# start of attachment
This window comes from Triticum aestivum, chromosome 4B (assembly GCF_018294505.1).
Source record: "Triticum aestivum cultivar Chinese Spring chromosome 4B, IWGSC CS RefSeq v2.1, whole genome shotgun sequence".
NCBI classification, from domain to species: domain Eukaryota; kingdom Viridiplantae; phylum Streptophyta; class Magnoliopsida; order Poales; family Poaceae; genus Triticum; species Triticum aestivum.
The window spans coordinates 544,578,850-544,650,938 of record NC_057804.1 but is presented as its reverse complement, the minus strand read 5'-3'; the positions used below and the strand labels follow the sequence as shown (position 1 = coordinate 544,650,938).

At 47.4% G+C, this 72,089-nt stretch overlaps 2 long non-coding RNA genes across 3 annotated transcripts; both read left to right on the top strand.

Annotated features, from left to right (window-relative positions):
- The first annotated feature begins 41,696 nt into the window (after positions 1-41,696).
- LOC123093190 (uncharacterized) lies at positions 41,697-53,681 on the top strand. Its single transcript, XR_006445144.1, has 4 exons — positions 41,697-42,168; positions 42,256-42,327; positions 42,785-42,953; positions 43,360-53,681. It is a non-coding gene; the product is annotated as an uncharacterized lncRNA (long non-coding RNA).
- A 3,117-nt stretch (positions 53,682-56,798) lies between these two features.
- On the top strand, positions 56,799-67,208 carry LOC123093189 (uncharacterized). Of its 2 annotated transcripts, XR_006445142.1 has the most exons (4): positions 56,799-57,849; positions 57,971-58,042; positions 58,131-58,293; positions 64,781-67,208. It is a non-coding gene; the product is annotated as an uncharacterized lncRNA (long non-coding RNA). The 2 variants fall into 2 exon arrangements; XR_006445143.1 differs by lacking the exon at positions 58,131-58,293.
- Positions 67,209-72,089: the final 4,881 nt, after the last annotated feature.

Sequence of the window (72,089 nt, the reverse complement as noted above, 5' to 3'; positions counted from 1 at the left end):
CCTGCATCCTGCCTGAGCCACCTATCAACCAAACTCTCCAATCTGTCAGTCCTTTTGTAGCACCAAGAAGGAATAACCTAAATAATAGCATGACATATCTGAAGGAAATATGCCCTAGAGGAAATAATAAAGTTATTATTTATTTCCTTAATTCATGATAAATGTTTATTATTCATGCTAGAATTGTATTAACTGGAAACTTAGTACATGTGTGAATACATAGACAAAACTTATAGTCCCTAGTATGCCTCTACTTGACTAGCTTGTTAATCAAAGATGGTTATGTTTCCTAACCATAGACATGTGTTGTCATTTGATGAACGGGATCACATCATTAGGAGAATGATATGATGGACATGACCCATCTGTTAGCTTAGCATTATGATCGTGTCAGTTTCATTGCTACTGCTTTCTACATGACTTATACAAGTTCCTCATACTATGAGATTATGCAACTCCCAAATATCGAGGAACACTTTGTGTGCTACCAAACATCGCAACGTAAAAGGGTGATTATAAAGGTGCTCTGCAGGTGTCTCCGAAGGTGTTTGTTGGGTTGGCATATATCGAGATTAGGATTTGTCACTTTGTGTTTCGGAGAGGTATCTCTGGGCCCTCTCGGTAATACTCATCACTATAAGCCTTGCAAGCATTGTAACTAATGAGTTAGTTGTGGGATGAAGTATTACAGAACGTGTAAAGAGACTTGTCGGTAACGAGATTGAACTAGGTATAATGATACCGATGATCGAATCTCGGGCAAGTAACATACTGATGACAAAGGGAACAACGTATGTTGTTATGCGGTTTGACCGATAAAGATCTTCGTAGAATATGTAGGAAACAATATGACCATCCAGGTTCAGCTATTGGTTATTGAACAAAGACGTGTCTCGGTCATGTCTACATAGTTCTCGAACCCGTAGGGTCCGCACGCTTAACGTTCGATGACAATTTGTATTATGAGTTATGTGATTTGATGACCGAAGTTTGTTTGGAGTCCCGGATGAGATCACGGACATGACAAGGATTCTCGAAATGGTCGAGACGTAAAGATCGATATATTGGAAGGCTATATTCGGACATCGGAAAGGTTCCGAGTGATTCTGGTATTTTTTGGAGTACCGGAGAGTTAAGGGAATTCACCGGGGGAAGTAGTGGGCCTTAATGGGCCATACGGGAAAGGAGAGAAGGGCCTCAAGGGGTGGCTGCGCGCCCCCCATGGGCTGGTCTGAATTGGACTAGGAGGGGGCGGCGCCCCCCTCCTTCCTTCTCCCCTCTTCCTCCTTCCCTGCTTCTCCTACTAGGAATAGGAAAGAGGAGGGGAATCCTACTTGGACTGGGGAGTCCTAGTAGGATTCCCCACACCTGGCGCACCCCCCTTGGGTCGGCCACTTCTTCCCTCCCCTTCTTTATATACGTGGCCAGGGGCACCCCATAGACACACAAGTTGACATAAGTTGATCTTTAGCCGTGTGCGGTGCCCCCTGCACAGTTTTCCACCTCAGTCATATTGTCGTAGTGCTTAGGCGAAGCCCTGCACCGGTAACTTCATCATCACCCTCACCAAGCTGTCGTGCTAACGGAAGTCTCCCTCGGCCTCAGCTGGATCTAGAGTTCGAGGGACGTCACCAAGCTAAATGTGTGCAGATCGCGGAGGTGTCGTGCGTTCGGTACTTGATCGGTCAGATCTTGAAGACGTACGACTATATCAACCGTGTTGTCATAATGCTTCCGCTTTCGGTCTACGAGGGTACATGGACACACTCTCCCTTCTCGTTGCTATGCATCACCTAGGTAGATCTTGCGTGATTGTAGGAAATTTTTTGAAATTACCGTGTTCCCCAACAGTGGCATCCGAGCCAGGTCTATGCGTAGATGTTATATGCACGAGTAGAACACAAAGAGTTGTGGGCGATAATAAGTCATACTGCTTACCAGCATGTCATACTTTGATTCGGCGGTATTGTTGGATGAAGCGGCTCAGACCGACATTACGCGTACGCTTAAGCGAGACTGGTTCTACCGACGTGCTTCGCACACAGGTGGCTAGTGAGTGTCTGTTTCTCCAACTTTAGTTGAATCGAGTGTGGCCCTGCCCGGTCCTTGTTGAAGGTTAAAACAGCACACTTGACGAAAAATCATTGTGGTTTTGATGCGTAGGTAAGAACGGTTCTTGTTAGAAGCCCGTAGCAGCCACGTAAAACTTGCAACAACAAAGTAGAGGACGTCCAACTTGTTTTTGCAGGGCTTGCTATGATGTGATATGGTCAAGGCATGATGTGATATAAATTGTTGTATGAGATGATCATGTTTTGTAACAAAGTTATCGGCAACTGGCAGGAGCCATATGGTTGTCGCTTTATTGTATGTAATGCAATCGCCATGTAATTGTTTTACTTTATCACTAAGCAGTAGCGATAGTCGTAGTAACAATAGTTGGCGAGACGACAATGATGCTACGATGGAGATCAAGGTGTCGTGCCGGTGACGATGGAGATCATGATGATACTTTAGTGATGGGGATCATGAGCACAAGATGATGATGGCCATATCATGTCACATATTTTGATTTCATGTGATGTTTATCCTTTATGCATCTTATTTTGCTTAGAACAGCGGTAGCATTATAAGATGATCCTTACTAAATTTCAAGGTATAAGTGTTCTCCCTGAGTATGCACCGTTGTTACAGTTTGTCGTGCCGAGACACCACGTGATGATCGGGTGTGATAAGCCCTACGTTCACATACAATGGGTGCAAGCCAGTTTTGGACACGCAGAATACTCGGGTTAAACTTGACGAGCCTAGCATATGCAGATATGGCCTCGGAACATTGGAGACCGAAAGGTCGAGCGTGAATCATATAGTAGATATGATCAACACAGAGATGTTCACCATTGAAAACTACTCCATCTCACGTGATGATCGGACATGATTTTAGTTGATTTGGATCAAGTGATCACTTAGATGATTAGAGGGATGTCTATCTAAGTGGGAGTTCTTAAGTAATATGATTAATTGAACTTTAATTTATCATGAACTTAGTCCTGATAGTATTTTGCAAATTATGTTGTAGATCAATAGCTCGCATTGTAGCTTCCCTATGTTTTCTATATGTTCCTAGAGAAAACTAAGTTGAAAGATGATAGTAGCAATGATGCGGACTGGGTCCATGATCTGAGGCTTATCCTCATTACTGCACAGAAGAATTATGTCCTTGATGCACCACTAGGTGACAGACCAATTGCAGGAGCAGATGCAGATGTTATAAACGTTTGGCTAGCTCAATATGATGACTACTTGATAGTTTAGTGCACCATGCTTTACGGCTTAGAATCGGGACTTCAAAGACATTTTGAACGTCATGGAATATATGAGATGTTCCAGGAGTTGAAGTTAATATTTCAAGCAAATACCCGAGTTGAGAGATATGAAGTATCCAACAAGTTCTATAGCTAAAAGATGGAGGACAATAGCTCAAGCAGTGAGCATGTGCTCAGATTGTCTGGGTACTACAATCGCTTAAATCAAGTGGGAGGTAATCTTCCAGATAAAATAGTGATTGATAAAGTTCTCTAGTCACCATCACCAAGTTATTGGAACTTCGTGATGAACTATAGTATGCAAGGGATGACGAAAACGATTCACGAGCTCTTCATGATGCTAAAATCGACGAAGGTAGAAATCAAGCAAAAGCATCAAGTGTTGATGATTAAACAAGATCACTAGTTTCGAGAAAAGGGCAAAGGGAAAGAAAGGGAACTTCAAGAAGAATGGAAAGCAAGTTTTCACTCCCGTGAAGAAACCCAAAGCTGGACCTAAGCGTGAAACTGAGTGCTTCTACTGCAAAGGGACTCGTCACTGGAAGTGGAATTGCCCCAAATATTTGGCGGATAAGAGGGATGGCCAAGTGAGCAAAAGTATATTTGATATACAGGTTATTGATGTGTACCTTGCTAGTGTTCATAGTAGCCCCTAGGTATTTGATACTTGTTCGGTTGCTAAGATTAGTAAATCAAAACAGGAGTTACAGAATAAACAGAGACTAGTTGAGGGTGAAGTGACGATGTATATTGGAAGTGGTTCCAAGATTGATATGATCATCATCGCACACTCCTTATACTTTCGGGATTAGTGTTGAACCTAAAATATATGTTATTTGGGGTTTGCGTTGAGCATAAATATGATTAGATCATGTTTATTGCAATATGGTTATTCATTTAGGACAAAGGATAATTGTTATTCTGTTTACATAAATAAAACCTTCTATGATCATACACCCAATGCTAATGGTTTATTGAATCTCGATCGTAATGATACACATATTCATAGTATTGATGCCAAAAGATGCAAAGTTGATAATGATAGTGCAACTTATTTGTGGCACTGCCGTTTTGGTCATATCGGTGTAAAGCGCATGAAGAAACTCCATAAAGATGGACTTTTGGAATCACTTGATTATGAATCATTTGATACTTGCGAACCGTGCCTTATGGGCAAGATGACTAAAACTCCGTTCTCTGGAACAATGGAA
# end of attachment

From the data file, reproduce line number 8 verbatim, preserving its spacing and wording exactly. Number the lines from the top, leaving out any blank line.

- LOC123093190 (uncharacterized) lies at positions 41,697-53,681 on the top strand. Its single transcript, XR_006445144.1, has 4 exons — positions 41,697-42,168; positions 42,256-42,327; positions 42,785-42,953; positions 43,360-53,681. It is a non-coding gene; the product is annotated as an uncharacterized lncRNA (long non-coding RNA).